Maine Coon

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The Maine Coon is a large, handsome and affectionate feline variety native to North America. This natural breed appeared in this region over a century ago and was utilised there as a popular ratter, farm and domestic cat. Thanks to its peaceable nature it can become a wonderful companion for energetic families with pre-existing dogs and other animals.

Photo: © cattery Life Symphony (


There are several interesting legends about the origin of the Maine Coon. One of them states that it is an offspring of the union between a cat and a racoon, which is certainly biologically impossible. It’s also said that the breed originated from French cats, which Marie Antoinette shipped to North America in expectation of her presumable flight from France.

The most probable theory suggests that this cat came to existence as the result of crossing local shorthaired domestic cats with spirited longhaired felines, which were imported to this area as souvenirs by seamen. Some also believe that the first breed members came to New England on the ships of the Vikings as they put ashore there a thousand years ago. Actually the latter hypothesis has some reasons to be truthful because the modern Maine Coon bears strong resemblance to the Norwegian Forest Cat.

However, the Maine Coon was brought to New England it was highly appreciated by local residents for its outstanding skills in catching mice. This hardy and loyal cat could be frequently seen in barns and houses where it effectively controlled the population of various household rodents.

The breed entered the written records in 1861 and since then it was often exhibited at cat shows. It was granted recognition of the Cat Fanciers Association in the early XX century and was among the first cat breeds, which were registered in this organisation.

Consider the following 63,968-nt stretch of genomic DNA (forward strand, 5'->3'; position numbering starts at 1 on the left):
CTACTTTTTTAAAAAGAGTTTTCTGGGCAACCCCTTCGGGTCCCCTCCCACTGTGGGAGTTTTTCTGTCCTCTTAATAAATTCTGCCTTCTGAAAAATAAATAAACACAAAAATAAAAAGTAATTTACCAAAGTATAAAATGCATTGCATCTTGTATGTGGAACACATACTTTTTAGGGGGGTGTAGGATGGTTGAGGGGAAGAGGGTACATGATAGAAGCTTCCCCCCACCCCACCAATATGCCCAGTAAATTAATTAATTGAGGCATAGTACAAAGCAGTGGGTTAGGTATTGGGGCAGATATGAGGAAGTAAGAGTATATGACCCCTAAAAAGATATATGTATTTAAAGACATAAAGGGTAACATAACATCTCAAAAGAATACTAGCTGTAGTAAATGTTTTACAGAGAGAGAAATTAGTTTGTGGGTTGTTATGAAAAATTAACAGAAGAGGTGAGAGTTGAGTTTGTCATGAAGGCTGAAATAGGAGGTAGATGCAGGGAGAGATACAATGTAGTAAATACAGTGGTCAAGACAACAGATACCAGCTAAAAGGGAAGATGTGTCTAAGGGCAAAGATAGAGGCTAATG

Unfortunately the Maine Coon fell from the list of the most popular breeds for the next 50 years when charming Persian and exotic Siamese were in the spotlight of cat’s fanciers. In the 60s of XX the situation for the breed began to change in a positive way so presently this large gorgeous cat deserved admiration and love of numerous fanciers from all over the world.


The kind-hearted and friendly Maine Coon is excellently adjustable to any living condition and lifestyle. It wants nothing more than to stay close to its master but it’s not overly clingy. Of course, it likes to be in the centre of your attention but if you are busy it will be also content with observing your actions. This cat isn’t very talkative but it will occasionally voice its opinion in a mild chirp or trill. Children usually love its risky and playful nature and will readily include this cat in their games. It’s worth to remember though that it won’t appreciate too rough games or too much teasing. The breed is also quite alright with other household pets and can make friends with a kind dog.

The Maine Coon is an inborn hunter and will chase and kill any fly or mice it will find in your house. In the absence of rodents it will practice its hunting prowess by battling its toys. This smart cat can be taught to retrieve small balls or a crumpled piece of paper. Actually it will be glad to pass through some training course, which will satisfy its essential need for mental exercise. It isn’t a climber and prefers to supervise its domain on a ground level.

Most of Maine Coons retain its kittenish carefree attitude well into maturity. On the whole this tendency is more evident in males than in females. The breed is especially recommended for large families where it will be always surrounded with enough love and care.

Health Problems

The most common problems for the breed include:

· hip dysplasia

· hypertrophic cardiomyopathy;

· polycystic kidney disease;

· spinal muscular atrophy.


The Maine Coon requires moderate amount of maintenance. If you pay enough attention to the brushing of its silky long coat it won’t be prone to matting or tangling. It should be carefully groomed twice a week in order to get rid of any loose hair and to distribute natural skin oils. Make sure to acquire a stainless comb for fighting tangles and a so-called grooming rake to remove shedding undercoat.

Bathe your Maine Coon if its coat feels greasy or smells badly but preferably as rarely as possible. It’s important to regularly trim the cat’s nail as well as check and clean its ears on a weekly basis. It’s better to perform dental hygiene daily, although weekly brushing is also acceptable.